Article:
Category 1: The amateur wedding photographer – Expect to pay from free to £500
A mixture of hobbyists looking to generate some pocket money to cover the cost of their equipment, together with student photographers, a few part-timers and family members/friends. These people are unlikely to be insured, unlikely to pay tax and NI on their photography income and unlikely to be around if (when,) things go wrong.
Due to no or limited wedding photography experience, the quality of photography is likely to be low at best, poor or even ruined at worst. These photographers are likely to ‘shoot & burn’ (supply images on CD’s with no editing/colour correction/retouching or support). This means you are left to do the pain staking photographers job by sorting out the 100’s if not 1000’s of poor expressions/blinks taken. They are also likely to have nothing available in the way printed products or display options and/or the knowledge to deliver great printed results that will last the test of time. Any albums offered will be poor quality items available from the high street and using low-cost printers. Expect at most, a simple/poor website with only a mobile phone number as their method of contact. These photographers are unlikely to have any insurance and limited/no back up equipment.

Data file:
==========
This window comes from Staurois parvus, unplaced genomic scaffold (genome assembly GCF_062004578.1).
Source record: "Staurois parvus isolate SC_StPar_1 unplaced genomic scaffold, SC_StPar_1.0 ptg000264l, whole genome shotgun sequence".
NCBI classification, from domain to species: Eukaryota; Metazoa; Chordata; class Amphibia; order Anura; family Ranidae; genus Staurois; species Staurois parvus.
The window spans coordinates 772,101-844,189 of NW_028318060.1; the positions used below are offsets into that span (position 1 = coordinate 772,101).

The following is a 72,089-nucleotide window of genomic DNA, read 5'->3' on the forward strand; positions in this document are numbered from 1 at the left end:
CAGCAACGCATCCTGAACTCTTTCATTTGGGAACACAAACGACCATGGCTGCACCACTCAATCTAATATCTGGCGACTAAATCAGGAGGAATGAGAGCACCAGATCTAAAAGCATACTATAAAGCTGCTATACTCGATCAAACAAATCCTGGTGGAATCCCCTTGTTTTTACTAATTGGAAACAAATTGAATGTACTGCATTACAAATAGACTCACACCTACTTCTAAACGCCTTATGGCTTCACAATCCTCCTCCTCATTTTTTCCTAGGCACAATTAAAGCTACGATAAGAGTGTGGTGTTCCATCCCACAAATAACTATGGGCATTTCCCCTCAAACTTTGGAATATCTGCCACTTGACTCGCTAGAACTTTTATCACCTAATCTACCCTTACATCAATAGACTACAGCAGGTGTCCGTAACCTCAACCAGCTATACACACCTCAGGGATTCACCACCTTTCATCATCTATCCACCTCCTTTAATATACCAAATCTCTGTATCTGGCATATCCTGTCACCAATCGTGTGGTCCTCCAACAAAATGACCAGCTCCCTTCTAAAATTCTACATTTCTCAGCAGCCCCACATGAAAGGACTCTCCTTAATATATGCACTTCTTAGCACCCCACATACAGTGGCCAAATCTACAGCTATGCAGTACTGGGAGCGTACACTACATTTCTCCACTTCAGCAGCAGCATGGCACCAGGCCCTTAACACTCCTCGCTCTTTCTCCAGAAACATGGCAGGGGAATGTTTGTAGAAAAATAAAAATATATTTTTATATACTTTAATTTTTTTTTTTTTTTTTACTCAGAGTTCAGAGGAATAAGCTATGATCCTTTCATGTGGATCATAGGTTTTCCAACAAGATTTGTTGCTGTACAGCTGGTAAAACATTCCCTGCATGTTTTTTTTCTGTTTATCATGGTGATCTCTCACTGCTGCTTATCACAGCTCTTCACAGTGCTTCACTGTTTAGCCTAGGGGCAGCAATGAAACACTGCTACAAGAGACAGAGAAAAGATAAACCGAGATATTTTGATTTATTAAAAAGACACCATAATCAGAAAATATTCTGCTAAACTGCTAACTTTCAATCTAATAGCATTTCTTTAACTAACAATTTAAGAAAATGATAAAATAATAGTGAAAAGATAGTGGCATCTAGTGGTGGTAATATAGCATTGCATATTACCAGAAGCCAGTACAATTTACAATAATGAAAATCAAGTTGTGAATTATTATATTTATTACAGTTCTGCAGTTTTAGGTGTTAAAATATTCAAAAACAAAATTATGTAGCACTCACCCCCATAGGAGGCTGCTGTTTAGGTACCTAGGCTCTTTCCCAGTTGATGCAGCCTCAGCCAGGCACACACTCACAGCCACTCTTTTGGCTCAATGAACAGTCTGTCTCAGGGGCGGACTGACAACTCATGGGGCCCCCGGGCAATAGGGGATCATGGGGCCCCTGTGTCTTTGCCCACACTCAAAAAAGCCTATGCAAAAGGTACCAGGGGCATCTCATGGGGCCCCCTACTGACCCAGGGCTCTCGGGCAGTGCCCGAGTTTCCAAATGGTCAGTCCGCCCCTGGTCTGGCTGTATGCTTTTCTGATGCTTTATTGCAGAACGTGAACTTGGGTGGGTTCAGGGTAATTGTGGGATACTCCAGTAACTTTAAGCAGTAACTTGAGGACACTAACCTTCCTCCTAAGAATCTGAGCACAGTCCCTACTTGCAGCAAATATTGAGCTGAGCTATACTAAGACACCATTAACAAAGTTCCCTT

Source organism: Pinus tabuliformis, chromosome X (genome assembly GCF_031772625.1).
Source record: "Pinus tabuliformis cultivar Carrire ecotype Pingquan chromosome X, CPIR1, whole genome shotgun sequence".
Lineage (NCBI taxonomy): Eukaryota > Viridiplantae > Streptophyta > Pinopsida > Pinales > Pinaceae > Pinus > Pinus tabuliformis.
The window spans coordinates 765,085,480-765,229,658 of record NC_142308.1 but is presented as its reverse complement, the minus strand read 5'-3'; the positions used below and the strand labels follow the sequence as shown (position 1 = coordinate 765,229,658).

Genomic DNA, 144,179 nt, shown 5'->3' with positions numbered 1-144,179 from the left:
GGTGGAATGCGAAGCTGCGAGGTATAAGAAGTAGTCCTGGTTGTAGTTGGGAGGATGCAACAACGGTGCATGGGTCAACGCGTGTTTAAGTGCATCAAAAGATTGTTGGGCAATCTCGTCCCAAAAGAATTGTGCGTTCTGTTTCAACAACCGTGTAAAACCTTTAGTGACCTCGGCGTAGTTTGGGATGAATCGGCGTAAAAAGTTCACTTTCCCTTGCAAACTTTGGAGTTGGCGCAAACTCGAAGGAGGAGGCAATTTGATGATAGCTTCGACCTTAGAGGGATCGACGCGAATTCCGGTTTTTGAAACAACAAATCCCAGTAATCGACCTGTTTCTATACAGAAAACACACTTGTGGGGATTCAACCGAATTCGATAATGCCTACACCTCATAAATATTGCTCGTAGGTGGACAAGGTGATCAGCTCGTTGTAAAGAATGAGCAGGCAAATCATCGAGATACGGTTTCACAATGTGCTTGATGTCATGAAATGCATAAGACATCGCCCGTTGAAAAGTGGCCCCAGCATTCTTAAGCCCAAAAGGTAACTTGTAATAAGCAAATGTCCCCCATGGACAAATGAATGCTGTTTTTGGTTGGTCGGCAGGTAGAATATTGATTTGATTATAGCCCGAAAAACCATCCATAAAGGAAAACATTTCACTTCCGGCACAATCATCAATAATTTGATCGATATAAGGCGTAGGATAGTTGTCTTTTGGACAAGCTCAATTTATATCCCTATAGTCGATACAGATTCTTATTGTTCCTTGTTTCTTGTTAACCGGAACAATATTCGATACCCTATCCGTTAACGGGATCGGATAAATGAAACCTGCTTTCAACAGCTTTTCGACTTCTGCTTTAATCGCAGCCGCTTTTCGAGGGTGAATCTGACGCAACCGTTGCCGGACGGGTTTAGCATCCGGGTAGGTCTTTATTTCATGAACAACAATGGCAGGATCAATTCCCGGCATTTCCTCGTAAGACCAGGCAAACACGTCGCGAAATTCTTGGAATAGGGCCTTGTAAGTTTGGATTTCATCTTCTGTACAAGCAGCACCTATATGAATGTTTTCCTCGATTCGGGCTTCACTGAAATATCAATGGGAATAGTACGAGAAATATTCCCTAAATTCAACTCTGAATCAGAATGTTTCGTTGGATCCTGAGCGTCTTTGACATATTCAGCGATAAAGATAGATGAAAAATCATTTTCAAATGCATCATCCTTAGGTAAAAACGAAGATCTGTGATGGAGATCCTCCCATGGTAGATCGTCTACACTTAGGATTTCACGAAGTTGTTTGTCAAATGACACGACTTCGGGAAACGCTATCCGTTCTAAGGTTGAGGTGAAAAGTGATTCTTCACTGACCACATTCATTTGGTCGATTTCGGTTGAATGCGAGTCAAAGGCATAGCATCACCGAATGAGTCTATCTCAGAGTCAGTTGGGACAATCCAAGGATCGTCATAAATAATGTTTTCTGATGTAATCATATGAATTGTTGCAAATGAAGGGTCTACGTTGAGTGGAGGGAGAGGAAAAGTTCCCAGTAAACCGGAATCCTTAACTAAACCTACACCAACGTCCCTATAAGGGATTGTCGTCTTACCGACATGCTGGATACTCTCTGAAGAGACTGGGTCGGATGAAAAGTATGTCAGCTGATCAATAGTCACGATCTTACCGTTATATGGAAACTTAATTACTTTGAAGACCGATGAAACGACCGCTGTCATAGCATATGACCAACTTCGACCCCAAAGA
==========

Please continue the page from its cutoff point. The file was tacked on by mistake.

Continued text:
Category 2: The part-time wedding photographer – Expect to pay from £500 to £995
A mixture of part-time ‘new’ wedding photographers looking to break into the local market and establish themselves, together with full-time non-specialist ‘general’ photographers (Jack of all-trades,) who maybe struggling in other areas of photography. Again, it’s unlikely to find these people with business insurance and most will have ‘other types of employment’ to supplement their less than commercially sustainable rates.